Is Superman a superhero from Krypton or an illegal alien, an undocumented immigrant? Watch this NerdSync video for a detailed examination of Superman story arcs over the years to find out!

In related news, read about artist, activist and comics-connoisseur Neil (Clavo) Rivas' 2012 'Illegal Super Heroes' project that denounces 27 comic heroes as 'illegal', here.

The Idea of the Indian Constitution: Impressions
The Transformative Constitution - Gautam Bhatia

'We think of Independence as a moment of political transformation from the erstwhile colonial regime to a democratic and republican government. The Indian Constitution is meant to embody this moment of transformation. However, the Constitution was meant to go much further than simply set out the blueprint for a political transition, or a mere transfer of power: it was intended to facilitate a thoroughgoing transformation of society itself, through the trinity of "liberty, equality, and fraternity", and democratise hierarchical relations in the "private sphere", such as those of caste, gender, and the economy. This talk will discuss how close attention to the radical social movements that led up the framing of the Constitution, along with the Constituent Assembly Debates, reflects the radical and transformative character of the Constitution, a character that has more often than not been obscured by subsequent scholarship as well as by judicial decisions.'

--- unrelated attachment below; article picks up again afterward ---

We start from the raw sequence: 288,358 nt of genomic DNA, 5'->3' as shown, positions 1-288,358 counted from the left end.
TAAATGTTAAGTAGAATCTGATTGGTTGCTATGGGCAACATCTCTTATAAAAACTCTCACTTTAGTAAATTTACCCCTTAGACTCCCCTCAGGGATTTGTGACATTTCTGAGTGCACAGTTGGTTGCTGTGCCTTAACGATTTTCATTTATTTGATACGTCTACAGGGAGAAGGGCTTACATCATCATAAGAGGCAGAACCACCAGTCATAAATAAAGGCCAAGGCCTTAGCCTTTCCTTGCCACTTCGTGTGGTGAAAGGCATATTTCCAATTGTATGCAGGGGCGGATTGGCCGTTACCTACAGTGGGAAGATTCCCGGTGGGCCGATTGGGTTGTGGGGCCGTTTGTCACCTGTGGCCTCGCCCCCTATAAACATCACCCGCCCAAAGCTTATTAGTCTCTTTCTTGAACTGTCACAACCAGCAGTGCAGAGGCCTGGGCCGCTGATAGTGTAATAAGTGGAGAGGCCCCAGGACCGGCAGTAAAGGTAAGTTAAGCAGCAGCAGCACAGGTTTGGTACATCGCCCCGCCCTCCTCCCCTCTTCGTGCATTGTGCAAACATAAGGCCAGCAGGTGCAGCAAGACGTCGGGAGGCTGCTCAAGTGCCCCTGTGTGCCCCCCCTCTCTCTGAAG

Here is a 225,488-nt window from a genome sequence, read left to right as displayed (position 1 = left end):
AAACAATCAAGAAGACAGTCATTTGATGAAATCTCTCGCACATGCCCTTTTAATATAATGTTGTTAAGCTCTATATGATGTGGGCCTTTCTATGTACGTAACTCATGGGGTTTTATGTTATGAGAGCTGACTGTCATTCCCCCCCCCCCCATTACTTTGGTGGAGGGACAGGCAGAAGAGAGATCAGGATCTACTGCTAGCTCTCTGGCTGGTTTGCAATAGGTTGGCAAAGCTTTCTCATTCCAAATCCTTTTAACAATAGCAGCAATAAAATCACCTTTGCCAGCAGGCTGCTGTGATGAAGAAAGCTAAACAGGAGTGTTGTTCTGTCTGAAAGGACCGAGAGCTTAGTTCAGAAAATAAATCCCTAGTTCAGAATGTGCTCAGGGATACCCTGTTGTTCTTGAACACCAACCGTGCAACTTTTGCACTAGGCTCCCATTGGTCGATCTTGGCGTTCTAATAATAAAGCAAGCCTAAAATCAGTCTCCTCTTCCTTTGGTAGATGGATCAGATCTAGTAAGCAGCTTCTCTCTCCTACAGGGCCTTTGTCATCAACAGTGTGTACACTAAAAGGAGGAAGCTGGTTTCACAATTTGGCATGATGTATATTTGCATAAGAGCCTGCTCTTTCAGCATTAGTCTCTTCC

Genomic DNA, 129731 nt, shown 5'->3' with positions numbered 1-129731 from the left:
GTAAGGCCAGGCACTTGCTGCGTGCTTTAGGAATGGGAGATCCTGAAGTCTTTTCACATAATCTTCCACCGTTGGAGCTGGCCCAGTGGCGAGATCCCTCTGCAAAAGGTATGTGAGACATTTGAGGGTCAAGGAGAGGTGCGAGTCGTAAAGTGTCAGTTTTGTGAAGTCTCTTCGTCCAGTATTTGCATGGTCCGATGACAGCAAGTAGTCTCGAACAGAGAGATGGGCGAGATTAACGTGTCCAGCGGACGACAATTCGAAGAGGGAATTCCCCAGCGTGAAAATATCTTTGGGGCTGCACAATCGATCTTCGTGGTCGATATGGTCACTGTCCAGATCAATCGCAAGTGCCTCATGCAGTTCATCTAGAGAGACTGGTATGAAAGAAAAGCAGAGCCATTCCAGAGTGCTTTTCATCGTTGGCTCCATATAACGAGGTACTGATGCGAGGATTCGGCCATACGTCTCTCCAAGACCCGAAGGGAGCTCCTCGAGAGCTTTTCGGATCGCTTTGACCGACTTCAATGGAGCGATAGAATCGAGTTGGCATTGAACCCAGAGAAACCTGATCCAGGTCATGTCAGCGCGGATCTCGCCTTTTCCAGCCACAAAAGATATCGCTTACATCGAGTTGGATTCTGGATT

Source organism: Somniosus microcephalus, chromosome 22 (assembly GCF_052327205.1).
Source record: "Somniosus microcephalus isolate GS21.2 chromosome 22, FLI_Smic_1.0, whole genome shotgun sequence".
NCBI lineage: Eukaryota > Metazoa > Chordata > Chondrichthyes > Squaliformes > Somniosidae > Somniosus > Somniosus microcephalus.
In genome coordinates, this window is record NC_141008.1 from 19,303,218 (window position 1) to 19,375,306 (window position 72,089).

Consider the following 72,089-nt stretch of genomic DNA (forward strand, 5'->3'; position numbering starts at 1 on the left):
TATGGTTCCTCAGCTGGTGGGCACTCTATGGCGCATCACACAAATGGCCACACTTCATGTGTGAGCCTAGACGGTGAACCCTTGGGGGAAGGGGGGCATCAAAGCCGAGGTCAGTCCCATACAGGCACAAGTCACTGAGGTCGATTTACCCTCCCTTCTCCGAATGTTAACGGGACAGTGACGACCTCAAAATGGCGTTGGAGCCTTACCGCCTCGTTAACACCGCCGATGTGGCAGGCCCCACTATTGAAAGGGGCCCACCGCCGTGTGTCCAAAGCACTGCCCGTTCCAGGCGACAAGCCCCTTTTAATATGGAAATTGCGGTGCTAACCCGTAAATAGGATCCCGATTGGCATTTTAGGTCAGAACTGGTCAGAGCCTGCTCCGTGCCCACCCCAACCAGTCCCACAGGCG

'The task of setting out to attempt an overview of a conference such as The Idea of the Indian Constitution, is at the very outset a somewhat impossible one. Is X talk not described justifiably, is Y talk not represented enough—is that reflective of my biases, has the elusive ‘essence’ of the event made any mark on the report, is the devil not in fact in the details? The doubts are numerous, all equally procrastinative, and so without further ado here is an imperfect jigsaw of impressions I retained from the three day conference[...]'